“It ended up being a sold-out show, which I think was between 1,700 and 2,000 people.  It was just a really good celebration,” Christo tells me of opening night of the tour.  He also tells me that a lot has changed for him and The Sisters Of Mercy – who are currently comprised of himself; guitarist Dylan Smith, who joined the band in 2019; and frontman and sole original (and constant) member, Andrew Eldritch – since their last US tour: “For anyone who was there in 2008, this is very different from what they saw then.  We have a really nice synergy.  It feels like a band, more than in 2008, for which I felt like I was more of a session guy, coming in to do a job.”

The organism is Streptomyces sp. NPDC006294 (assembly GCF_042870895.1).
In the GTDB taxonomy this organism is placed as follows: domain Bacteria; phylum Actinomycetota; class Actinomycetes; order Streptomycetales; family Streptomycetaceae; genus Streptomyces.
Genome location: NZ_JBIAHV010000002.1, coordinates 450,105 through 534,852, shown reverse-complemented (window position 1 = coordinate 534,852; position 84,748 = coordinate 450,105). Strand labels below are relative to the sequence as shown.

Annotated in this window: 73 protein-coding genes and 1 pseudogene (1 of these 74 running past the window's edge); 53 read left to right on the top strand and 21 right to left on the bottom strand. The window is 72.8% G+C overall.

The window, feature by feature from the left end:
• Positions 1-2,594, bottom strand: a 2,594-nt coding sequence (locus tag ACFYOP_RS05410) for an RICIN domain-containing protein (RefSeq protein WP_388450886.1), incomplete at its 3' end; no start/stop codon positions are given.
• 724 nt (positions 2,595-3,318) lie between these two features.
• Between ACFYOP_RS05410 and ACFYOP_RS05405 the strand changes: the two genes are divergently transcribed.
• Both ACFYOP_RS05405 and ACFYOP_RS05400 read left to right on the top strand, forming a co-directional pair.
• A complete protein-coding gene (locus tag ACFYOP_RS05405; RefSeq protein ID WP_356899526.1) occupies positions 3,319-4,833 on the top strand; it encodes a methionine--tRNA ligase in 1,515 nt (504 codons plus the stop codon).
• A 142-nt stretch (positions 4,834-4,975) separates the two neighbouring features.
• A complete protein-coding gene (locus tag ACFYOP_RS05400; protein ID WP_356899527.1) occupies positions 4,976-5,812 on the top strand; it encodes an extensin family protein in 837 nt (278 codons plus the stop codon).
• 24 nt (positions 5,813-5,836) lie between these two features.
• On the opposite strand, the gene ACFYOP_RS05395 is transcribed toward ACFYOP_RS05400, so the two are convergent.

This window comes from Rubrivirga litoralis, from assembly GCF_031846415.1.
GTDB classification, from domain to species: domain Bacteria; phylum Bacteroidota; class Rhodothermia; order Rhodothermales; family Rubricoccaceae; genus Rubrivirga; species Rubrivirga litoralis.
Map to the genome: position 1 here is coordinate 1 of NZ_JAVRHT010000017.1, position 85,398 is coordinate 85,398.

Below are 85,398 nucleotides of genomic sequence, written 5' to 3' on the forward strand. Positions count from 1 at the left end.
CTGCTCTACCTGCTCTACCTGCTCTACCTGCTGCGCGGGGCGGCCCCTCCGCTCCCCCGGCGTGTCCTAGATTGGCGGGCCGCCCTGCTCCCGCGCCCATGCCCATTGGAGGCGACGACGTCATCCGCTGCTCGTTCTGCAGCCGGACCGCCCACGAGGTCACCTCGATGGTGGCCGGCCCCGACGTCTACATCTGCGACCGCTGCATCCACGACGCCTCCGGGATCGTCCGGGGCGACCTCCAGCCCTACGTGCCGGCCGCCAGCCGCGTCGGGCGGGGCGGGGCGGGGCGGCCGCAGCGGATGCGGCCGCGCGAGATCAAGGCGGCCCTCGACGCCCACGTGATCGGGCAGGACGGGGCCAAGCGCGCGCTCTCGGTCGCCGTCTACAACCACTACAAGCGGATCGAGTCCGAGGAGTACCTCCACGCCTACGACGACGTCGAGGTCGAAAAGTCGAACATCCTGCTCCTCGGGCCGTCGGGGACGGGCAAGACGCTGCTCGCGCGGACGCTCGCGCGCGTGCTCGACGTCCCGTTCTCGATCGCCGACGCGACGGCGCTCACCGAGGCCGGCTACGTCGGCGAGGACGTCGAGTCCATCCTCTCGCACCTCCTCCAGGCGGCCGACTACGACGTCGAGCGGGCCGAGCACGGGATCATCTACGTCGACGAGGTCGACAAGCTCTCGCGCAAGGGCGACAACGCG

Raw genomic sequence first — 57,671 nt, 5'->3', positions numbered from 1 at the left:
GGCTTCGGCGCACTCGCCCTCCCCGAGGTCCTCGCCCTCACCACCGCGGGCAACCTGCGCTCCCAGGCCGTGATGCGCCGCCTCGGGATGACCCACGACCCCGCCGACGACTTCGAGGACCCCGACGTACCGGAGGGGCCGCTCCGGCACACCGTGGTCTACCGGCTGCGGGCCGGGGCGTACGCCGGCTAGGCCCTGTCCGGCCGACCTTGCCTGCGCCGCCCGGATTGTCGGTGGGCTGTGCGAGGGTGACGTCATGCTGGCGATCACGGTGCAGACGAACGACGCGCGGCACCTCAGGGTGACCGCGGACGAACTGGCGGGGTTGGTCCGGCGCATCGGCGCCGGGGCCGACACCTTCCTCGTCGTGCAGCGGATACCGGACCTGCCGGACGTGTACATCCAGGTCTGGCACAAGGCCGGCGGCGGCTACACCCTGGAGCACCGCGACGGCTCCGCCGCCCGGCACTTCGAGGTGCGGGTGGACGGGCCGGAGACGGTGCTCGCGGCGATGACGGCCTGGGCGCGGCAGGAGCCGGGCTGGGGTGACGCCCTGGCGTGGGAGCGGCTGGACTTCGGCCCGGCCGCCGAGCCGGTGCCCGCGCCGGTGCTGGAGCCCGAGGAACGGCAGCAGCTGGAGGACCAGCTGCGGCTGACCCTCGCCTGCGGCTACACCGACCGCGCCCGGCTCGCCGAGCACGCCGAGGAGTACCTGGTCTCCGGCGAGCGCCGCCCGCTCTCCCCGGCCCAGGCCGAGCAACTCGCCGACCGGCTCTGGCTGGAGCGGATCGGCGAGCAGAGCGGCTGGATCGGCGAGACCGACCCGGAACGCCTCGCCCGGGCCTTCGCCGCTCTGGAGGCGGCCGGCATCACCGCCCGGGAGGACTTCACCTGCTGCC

Christo, currently 43 (compared to Eldritch’s 63), coming on board in 2006, with The Sisters Of Mercy’s third and final album, Vision Thing, dropping all the way back in 1990, put him in a relatively unconventional situation with a band whose legendary status had already been long established.  But he says that the band itself certainly wasn’t new to him.  “I think they were in my top 20 bands,” he tells me, and admits that he was already regularly seen in the band’s T-shirt, which he now characterizes as, “quite a calling card to reference.”  Although he does admit that his taste for, and familiarity with, the band’s catalogue was a little bit unbalanced, if not unconventional: “I knew Vision Thing front-to-back, and I knew First and Last and Always, so I knew the first record and the third record, but I didn’t really know the second one, which is funny because Floodland was the biggest one!”